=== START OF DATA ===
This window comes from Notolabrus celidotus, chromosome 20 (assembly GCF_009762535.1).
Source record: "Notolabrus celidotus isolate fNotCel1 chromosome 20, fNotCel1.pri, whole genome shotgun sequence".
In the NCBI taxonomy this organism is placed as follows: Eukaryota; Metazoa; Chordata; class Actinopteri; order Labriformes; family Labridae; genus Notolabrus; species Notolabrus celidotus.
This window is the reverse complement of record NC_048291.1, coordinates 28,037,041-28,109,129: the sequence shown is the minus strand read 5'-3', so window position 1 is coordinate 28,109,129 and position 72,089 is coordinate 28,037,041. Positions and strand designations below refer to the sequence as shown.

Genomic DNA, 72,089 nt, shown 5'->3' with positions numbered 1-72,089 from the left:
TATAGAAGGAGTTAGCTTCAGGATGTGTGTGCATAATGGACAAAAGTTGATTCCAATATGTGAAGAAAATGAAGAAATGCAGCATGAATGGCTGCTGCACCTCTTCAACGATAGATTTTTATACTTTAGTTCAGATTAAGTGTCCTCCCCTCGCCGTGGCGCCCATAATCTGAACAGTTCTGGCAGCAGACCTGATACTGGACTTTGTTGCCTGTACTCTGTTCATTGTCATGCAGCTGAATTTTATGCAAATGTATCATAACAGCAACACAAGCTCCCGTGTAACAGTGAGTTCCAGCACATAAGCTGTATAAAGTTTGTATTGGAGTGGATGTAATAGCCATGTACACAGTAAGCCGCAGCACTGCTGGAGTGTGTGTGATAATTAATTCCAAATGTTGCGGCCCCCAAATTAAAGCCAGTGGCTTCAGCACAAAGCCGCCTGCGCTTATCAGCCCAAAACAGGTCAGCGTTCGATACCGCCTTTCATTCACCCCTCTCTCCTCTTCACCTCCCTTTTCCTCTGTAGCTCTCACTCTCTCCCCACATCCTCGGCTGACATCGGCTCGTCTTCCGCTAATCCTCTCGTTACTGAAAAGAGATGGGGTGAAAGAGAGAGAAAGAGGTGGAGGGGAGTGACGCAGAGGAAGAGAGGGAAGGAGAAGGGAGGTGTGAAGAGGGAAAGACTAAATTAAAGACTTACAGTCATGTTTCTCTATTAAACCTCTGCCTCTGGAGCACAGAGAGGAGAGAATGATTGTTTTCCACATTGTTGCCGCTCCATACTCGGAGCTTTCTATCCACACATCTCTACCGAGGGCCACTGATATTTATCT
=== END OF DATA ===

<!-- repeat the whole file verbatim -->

This window comes from Notolabrus celidotus, chromosome 20 (assembly GCF_009762535.1).
Source record: "Notolabrus celidotus isolate fNotCel1 chromosome 20, fNotCel1.pri, whole genome shotgun sequence".
In the NCBI taxonomy this organism is placed as follows: Eukaryota; Metazoa; Chordata; class Actinopteri; order Labriformes; family Labridae; genus Notolabrus; species Notolabrus celidotus.
This window is the reverse complement of record NC_048291.1, coordinates 28,037,041-28,109,129: the sequence shown is the minus strand read 5'-3', so window position 1 is coordinate 28,109,129 and position 72,089 is coordinate 28,037,041. Positions and strand designations below refer to the sequence as shown.

Genomic DNA, 72,089 nt, shown 5'->3' with positions numbered 1-72,089 from the left:
TATAGAAGGAGTTAGCTTCAGGATGTGTGTGCATAATGGACAAAAGTTGATTCCAATATGTGAAGAAAATGAAGAAATGCAGCATGAATGGCTGCTGCACCTCTTCAACGATAGATTTTTATACTTTAGTTCAGATTAAGTGTCCTCCCCTCGCCGTGGCGCCCATAATCTGAACAGTTCTGGCAGCAGACCTGATACTGGACTTTGTTGCCTGTACTCTGTTCATTGTCATGCAGCTGAATTTTATGCAAATGTATCATAACAGCAACACAAGCTCCCGTGTAACAGTGAGTTCCAGCACATAAGCTGTATAAAGTTTGTATTGGAGTGGATGTAATAGCCATGTACACAGTAAGCCGCAGCACTGCTGGAGTGTGTGTGATAATTAATTCCAAATGTTGCGGCCCCCAAATTAAAGCCAGTGGCTTCAGCACAAAGCCGCCTGCGCTTATCAGCCCAAAACAGGTCAGCGTTCGATACCGCCTTTCATTCACCCCTCTCTCCTCTTCACCTCCCTTTTCCTCTGTAGCTCTCACTCTCTCCCCACATCCTCGGCTGACATCGGCTCGTCTTCCGCTAATCCTCTCGTTACTGAAAAGAGATGGGGTGAAAGAGAGAGAAAGAGGTGGAGGGGAGTGACGCAGAGGAAGAGAGGGAAGGAGAAGGGAGGTGTGAAGAGGGAAAGACTAAATTAAAGACTTACAGTCATGTTTCTCTATTAAACCTCTGCCTCTGGAGCACAGAGAGGAGAGAATGATTGTTTTCCACATTGTTGCCGCTCCATACTCGGAGCTTTCTATCCACACATCTCTACCGAGGGCCACTGATATTTATCT